"Something like—like Bluebeard's chamber?" suggested Felix in a scared tone.

"Oh, no, NO! Nothing like THAT could happen in Prince Edward Island. But if there HAD been beautiful wives hanging up by their hair all round the walls I don't believe Mrs. Griggs could have been much more astonished. The room had never been furnished in his mother's time, but now it was ELEGANTLY furnished, though Mrs. Griggs says SHE doesn't know when or how that furniture was brought there. She says she never saw a room like it in a country farmhouse. It was like a bed-room and sitting-room combined. The floor was covered with a carpet like green velvet. There were fine lace curtains at the windows and beautiful pictures on the walls. There was a little white bed, and a dressing-table, a bookcase full of books, a stand with a work basket on it, and a rocking-chair. There was a woman's picture above the bookcase. Mrs. Griggs says she thinks it was a coloured photograph, but she didn't know who it was. Anyway, it was a very pretty girl. But the most amazing thing of all was that A WOMAN'S DRESS was hanging over a chair by the table. Mrs. Griggs says it NEVER belonged to Jasper Dale's mother, for she thought it a sin to wear anything but print and drugget; and this dress was of PALE BLUE silk. Besides that, there was a pair of blue satin slippers on the floor beside it—HIGH-HEELED slippers. And on the fly-leaves of the books the name 'Alice' was written. Now, there never was an Alice in the Dale connection and nobody ever heard of the Awkward Man having a sweetheart. There, isn't that a lovely mystery?"

"It's a pretty queer yarn," said Felix. "I wonder if it is true—and what it means."

"I intend to find out what it means," said the Story Girl. "I am going to get acquainted with the Awkward Man sometime, and then I'll find out his Alice-secret."

"I don't see how you'll ever get acquainted with him," said Felicity. "He never goes anywhere except to church. He just stays home and reads books when he isn't working. Mother says he is a perfect hermit."

"I'll manage it somehow," said the Story Girl—and we had no doubt that she would. "But I must wait until I'm a little older, for he wouldn't tell the secret of the west room to a little girl. And I mustn't wait till I'm TOO old, for he is frightened of grown-up girls, because he thinks they laugh at his awkwardness. I know I will like him. He has such a nice face, even if he is awkward. He looks like a man you could tell things to."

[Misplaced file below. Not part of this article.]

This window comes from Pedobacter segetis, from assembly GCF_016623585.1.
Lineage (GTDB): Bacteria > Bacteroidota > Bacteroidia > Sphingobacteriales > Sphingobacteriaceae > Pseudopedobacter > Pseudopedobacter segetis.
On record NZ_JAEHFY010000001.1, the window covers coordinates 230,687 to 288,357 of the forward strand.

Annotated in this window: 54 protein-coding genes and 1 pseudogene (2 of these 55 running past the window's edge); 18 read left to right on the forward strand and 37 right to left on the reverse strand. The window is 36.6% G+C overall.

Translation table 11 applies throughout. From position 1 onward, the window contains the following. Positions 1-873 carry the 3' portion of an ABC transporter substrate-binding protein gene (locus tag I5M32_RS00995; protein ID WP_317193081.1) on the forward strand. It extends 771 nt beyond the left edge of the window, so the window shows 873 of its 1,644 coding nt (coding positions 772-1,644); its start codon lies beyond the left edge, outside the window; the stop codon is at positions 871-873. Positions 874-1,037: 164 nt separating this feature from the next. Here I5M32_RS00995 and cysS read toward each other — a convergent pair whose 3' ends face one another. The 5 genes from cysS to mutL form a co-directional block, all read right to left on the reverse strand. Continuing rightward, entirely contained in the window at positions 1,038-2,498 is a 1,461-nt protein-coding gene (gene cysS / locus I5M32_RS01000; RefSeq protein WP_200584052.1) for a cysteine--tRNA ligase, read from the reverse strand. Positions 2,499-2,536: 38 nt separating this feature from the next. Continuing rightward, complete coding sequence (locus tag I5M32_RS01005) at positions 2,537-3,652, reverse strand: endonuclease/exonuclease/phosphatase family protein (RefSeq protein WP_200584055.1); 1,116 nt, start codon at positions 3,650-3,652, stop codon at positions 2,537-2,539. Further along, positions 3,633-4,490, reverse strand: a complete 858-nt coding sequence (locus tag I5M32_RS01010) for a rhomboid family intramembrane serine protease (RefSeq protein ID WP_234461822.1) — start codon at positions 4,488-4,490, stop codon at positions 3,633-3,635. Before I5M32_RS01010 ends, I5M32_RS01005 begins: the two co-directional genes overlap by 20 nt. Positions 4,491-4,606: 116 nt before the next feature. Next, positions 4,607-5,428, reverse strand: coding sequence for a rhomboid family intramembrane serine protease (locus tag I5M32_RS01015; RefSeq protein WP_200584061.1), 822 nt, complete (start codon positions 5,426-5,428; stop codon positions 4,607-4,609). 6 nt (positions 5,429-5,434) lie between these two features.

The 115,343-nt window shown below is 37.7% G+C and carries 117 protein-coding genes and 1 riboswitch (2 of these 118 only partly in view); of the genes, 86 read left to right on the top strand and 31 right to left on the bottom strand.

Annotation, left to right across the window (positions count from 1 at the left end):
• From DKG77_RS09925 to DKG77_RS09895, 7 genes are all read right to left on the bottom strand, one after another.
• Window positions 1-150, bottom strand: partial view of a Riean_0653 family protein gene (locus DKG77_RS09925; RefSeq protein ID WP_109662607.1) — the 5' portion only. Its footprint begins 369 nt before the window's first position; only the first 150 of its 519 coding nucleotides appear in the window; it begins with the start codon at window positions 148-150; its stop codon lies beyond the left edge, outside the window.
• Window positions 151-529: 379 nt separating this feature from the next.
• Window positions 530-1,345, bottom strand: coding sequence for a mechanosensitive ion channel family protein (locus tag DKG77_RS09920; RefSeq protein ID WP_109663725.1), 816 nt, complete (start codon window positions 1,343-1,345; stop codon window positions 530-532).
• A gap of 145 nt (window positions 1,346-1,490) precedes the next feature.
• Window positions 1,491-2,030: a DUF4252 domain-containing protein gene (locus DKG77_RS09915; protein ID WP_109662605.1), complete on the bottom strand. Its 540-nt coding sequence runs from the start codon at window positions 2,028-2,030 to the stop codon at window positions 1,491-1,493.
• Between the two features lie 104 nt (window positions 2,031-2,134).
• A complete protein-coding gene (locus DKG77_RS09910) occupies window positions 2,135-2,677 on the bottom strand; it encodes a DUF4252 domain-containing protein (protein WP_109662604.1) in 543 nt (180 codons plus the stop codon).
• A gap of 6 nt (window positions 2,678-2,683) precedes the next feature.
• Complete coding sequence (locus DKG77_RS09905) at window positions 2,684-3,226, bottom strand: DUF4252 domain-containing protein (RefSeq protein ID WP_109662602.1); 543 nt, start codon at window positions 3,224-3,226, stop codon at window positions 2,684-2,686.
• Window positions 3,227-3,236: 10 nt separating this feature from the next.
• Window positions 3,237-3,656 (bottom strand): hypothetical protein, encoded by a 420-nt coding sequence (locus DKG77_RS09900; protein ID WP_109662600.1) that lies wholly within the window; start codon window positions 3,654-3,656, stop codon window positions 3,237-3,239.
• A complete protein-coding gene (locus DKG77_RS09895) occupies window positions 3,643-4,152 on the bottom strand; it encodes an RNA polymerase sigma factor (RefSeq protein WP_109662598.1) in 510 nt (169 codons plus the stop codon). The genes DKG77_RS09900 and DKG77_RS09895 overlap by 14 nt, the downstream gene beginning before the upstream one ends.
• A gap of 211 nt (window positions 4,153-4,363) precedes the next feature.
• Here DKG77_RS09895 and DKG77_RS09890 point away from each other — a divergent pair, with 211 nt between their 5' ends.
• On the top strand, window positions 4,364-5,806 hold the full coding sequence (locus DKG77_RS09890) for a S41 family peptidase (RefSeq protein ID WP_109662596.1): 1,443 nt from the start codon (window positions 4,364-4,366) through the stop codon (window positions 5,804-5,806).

"Well, I'd like a man who could move around without falling over his own feet," said Felicity. "And then the look of him! Uncle Roger says he is long, lank, lean, narrow, and contracted."

"Things always sound worse than they are when Uncle Roger says them," said the Story Girl. "Uncle Edward says Jasper Dale is a very clever man and it's a great pity he wasn't able to finish his college course. He went to college two years, you know. Then his father died, and he stayed home with his mother because she was very delicate. I call him a hero. I wonder if it is true that he writes poetry. Mrs. Griggs says it is. She says she has seen him writing it in a brown book. She said she couldn't get near enough to read it, but she knew it was poetry by the shape of it."

"Very likely. If that blue silk dress story is true, I'd believe ANYTHING of him," said Felicity.

We were near Golden Milestone now. The house was a big, weather-gray structure, overgrown with vines and climbing roses. Something about the three square windows in the second story gave it an appearance of winking at us in a friendly fashion through its vines—at least, so the Story Girl said; and, indeed, we could see it for ourselves after she had once pointed it out to us.

We did not get into the house, however. We met the Awkward man in his yard, and he gave us a quarter apiece for our library. He did not seem awkward or shy; but then we were only children, and his foot was on his native heath.

He was a tall, slender man, who did not look his forty years, so unwrinkled was his high, white forehead, so clear and lustrous his large, dark-blue eyes, so free from silver threads his rather long black hair. He had large hands and feet, and walked with a slight stoop. I am afraid we stared at him rather rudely while the Story Girl talked to him. But was not an Awkward Man, who was also a hermit and kept blue silk dresses in a locked room, and possibly wrote poetry, a legitimate object of curiosity? I leave it to you.

When we got away we compared notes, and found that we all liked him—and this, although he had said little and had appeared somewhat glad to get rid of us.

"He gave us the money like a gentleman," said the Story Girl. "I felt he didn't grudge it. And now for Mr. Campbell. It was on HIS account I put on my red silk. I don't suppose the Awkward Man noticed it at all, but Mr. Campbell will, or I'm much mistaken."